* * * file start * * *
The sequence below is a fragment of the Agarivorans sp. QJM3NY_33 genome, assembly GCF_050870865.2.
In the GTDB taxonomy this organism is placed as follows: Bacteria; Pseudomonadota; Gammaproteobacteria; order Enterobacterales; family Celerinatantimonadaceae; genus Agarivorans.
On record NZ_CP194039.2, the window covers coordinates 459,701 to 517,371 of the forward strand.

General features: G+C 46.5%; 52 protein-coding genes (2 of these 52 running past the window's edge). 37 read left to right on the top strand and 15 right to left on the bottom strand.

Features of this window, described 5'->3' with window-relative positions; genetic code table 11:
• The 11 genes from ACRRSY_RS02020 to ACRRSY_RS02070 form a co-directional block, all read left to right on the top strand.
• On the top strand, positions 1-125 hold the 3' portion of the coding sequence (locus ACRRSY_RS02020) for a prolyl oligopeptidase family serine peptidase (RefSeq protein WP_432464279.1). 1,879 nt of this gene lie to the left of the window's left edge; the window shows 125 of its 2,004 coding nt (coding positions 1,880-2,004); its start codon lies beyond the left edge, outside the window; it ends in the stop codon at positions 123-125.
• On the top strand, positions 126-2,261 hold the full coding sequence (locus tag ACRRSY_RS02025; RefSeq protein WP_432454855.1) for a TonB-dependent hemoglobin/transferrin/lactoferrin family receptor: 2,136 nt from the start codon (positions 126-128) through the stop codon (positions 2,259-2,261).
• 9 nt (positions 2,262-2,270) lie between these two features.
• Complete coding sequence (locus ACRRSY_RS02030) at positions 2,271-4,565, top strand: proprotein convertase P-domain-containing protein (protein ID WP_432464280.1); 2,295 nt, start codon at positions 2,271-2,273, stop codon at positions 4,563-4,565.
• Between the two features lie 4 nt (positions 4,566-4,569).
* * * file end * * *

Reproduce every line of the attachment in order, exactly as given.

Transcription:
The sequence below is a fragment of the Agarivorans sp. QJM3NY_33 genome, assembly GCF_050870865.2.
In the GTDB taxonomy this organism is placed as follows: Bacteria; Pseudomonadota; Gammaproteobacteria; order Enterobacterales; family Celerinatantimonadaceae; genus Agarivorans.
On record NZ_CP194039.2, the window covers coordinates 459,701 to 517,371 of the forward strand.

General features: G+C 46.5%; 52 protein-coding genes (2 of these 52 running past the window's edge). 37 read left to right on the top strand and 15 right to left on the bottom strand.

Features of this window, described 5'->3' with window-relative positions; genetic code table 11:
• The 11 genes from ACRRSY_RS02020 to ACRRSY_RS02070 form a co-directional block, all read left to right on the top strand.
• On the top strand, positions 1-125 hold the 3' portion of the coding sequence (locus ACRRSY_RS02020) for a prolyl oligopeptidase family serine peptidase (RefSeq protein WP_432464279.1). 1,879 nt of this gene lie to the left of the window's left edge; the window shows 125 of its 2,004 coding nt (coding positions 1,880-2,004); its start codon lies beyond the left edge, outside the window; it ends in the stop codon at positions 123-125.
• On the top strand, positions 126-2,261 hold the full coding sequence (locus tag ACRRSY_RS02025; RefSeq protein WP_432454855.1) for a TonB-dependent hemoglobin/transferrin/lactoferrin family receptor: 2,136 nt from the start codon (positions 126-128) through the stop codon (positions 2,259-2,261).
• 9 nt (positions 2,262-2,270) lie between these two features.
• Complete coding sequence (locus ACRRSY_RS02030) at positions 2,271-4,565, top strand: proprotein convertase P-domain-containing protein (protein ID WP_432464280.1); 2,295 nt, start codon at positions 2,271-2,273, stop codon at positions 4,563-4,565.
• Between the two features lie 4 nt (positions 4,566-4,569).